"Athleisure" Is Now Actually a Real Word, Thank You Kate Hudson


Athleisure, the style trend that has generously given you permission to wear leggings anywhere at any time, is now officially a real world. 

On Wednesday, Merriam-Webster Unabridged dictionary announced the news, saying that the wordsmiths have added 1,400 new words and phrases to its dictionary, and athleisure, a look that makes you look active and healthy when you're probably really not, would be one of them. 

Read more: Fabletics Takes a Big Swipe at Lululemon With a Bleep-Filled Commercial

Blame fashion magazinesTaylor Swift, Kate HudsonBeyoncé (who probably had something to do with this since she just launched her own athleisure line like a week ago) and Lululemon's evil empire. 

"The new entries and senses offer a kind of snapshot of how exactly our language expands," the blog post stated. "It doesn't happen quickly — we monitored many of these words for years before they'd met our criteria for entry — and it's pushed by various fields and endeavors."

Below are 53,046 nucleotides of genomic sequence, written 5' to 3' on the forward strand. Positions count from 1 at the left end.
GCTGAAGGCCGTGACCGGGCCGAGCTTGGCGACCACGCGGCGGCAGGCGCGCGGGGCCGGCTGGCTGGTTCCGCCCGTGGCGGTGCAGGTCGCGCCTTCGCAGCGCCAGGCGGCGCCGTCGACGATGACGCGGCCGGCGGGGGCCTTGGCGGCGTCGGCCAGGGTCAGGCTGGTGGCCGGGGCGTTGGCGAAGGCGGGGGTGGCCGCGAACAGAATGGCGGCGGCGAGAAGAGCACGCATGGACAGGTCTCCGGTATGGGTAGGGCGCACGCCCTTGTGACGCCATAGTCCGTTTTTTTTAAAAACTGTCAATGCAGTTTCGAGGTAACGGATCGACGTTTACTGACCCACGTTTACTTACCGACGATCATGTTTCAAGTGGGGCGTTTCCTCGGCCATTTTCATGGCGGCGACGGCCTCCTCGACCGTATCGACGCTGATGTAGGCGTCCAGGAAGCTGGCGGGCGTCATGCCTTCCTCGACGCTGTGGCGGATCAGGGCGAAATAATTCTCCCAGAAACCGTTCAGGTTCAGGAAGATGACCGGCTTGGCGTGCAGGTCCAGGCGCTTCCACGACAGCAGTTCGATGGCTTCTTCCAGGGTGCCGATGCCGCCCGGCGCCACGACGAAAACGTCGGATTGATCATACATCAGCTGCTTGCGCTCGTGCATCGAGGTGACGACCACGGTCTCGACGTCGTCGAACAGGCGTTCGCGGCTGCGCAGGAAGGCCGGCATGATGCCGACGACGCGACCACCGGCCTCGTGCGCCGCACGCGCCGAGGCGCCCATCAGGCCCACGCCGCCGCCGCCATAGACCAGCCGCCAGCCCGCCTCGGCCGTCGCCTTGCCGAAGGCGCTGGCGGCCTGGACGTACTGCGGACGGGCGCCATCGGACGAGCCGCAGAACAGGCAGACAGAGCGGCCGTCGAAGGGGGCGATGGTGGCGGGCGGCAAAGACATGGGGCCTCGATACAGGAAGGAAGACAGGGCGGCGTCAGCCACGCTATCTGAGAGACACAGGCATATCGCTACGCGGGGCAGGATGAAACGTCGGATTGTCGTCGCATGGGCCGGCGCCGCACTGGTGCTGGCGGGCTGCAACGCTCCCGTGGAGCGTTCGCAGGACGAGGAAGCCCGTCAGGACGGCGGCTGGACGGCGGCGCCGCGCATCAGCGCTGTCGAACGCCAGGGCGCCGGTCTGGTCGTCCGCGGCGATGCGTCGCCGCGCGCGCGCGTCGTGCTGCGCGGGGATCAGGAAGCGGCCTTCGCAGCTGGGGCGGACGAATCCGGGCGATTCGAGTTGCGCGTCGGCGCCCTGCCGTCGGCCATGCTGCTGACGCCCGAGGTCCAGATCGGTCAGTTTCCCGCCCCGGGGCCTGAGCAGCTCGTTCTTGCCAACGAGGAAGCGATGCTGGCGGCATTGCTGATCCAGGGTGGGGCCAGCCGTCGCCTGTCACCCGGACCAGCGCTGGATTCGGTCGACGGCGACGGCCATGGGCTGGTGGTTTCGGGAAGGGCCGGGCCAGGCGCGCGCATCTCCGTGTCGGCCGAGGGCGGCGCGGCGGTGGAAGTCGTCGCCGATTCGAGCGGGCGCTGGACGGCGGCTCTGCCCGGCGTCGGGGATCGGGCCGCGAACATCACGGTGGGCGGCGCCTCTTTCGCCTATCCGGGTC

Below is the exact definition: 


As the publication noted, "The term, if you haven't already heard it, has been used in recent years to describe a rising and broad category of apparel that is basically clothing which can work for athletic pursuits, leisure time or both." 

(We'd argue that the "both" part is how a majority of this athleisure is worn.) 

The definition itself is all well and good and accurate and fine, but what's really important to see here is that, according to Merriam-Webster, the word athleisure was first noted in 1976, though in regard to what exactly, we don't know. Some guesses would be that it was in reference to someone who was athletic but leisurely, or an intensely lazy active person. That definitely doesn't make sense, but then again, does athleisure really have to? 

h/t Racked